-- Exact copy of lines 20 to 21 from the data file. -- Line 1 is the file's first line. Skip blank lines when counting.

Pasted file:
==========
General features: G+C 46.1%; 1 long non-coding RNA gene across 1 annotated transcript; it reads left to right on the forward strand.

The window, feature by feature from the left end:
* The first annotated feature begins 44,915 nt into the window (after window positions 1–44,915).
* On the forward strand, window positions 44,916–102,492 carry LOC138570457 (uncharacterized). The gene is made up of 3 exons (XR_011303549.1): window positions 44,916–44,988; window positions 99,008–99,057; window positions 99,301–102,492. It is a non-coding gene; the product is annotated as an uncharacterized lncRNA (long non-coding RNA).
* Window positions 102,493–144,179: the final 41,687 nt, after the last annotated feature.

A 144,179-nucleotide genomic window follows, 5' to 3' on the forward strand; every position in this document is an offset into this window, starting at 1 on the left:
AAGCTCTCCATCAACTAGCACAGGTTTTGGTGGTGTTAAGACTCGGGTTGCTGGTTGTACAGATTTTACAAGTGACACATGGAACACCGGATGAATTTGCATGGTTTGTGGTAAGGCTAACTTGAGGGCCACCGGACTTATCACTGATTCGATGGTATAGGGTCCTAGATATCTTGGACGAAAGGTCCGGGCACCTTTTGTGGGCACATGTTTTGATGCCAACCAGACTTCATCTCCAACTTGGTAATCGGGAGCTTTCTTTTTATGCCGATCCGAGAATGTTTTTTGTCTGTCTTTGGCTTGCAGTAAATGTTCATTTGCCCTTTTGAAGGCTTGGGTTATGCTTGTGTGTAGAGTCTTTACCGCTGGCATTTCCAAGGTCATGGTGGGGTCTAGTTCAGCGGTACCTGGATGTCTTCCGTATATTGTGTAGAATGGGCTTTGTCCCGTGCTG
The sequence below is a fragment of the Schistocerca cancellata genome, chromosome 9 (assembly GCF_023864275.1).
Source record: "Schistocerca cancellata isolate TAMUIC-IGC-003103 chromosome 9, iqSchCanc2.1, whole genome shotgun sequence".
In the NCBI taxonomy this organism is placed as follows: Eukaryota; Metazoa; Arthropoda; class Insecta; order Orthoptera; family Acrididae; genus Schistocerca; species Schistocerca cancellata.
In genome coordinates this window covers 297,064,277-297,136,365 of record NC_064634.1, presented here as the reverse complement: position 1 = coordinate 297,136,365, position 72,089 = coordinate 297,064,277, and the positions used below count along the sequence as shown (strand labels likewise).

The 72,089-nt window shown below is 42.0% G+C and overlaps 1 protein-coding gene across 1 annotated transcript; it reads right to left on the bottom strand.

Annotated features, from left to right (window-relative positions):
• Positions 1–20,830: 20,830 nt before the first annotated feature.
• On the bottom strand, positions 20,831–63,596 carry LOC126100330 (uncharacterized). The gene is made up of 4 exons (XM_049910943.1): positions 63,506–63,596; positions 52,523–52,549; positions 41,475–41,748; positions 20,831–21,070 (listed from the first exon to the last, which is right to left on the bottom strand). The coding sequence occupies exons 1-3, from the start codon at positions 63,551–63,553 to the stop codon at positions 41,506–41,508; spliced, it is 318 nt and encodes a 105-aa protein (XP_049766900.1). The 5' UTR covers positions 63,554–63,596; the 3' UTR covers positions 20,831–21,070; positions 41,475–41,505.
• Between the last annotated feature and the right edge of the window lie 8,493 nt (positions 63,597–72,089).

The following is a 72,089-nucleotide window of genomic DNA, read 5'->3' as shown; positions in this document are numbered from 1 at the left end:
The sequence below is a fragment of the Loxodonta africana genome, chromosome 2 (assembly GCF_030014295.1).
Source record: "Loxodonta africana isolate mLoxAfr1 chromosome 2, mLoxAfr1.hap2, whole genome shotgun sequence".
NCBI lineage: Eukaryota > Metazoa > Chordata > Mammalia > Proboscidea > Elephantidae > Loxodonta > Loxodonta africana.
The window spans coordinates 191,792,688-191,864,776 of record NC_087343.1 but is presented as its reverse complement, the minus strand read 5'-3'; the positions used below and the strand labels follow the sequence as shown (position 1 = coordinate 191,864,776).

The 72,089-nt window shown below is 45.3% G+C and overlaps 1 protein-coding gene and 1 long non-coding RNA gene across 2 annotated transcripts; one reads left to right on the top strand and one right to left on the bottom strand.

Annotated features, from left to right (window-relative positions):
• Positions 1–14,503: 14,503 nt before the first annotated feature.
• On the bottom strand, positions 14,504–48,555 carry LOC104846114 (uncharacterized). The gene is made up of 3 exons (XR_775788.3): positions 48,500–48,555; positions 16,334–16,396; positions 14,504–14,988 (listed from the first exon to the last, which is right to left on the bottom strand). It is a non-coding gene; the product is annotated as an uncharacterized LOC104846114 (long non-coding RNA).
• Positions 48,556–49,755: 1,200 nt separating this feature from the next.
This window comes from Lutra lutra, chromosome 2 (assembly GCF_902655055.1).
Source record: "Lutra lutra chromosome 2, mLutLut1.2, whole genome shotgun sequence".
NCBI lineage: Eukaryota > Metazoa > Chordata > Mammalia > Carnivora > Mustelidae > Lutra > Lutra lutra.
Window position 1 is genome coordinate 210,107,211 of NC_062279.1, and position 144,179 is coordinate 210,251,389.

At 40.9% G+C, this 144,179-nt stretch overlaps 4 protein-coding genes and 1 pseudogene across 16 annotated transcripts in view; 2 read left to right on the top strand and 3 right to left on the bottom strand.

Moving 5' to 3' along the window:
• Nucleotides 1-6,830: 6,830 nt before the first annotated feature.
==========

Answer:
NCBI lineage: Eukaryota > Metazoa > Chordata > Mammalia > Proboscidea > Elephantidae > Loxodonta > Loxodonta africana.
The window spans coordinates 191,792,688-191,864,776 of record NC_087343.1 but is presented as its reverse complement, the minus strand read 5'-3'; the positions used below and the strand labels follow the sequence as shown (position 1 = coordinate 191,864,776).